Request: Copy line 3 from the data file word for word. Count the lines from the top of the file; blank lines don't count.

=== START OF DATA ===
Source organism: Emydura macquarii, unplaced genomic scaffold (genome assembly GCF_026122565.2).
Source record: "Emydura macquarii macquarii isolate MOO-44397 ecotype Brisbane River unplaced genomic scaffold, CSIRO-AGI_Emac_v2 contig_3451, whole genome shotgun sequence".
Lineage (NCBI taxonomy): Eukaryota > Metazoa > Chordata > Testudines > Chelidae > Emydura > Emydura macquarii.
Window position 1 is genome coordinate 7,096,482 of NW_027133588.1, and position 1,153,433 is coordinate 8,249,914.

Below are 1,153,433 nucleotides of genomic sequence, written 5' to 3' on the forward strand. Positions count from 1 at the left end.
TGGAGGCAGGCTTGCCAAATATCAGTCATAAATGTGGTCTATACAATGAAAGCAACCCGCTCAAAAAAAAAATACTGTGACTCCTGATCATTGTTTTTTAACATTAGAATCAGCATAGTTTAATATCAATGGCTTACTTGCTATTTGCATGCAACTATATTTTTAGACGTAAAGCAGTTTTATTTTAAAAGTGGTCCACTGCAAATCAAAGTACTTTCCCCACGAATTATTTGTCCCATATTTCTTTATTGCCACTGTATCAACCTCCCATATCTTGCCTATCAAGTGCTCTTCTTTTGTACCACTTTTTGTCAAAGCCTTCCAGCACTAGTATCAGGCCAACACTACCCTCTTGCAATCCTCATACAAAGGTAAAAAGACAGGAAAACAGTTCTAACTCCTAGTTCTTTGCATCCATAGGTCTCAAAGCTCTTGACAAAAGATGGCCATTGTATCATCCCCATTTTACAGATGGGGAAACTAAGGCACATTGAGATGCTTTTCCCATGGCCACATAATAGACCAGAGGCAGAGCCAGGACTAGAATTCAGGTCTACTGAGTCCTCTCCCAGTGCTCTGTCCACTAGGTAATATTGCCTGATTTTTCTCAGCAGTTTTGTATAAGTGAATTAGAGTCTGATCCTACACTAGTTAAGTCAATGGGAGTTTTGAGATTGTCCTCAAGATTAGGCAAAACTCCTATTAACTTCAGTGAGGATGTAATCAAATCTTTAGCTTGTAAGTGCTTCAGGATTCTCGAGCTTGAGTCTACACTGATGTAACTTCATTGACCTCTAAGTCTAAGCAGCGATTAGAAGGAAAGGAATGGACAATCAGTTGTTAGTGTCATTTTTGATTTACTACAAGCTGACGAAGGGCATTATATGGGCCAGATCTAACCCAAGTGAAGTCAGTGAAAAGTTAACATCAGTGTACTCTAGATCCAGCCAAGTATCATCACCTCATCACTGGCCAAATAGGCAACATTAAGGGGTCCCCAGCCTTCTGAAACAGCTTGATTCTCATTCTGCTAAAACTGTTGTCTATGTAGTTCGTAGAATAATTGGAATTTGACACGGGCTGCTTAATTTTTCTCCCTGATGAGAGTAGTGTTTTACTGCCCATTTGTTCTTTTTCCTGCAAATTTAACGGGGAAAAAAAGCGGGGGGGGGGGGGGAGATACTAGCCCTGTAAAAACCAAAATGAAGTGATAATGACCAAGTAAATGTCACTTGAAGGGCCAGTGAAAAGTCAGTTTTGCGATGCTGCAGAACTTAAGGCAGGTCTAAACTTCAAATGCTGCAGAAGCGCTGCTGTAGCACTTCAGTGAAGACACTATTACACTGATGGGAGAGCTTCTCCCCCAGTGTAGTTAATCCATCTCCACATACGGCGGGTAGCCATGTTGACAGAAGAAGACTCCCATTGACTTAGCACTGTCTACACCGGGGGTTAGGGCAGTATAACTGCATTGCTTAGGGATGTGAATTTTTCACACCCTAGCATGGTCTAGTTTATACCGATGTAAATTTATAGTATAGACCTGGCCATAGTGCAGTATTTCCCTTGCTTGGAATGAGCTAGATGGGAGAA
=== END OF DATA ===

Lineage (NCBI taxonomy): Eukaryota > Metazoa > Chordata > Testudines > Chelidae > Emydura > Emydura macquarii.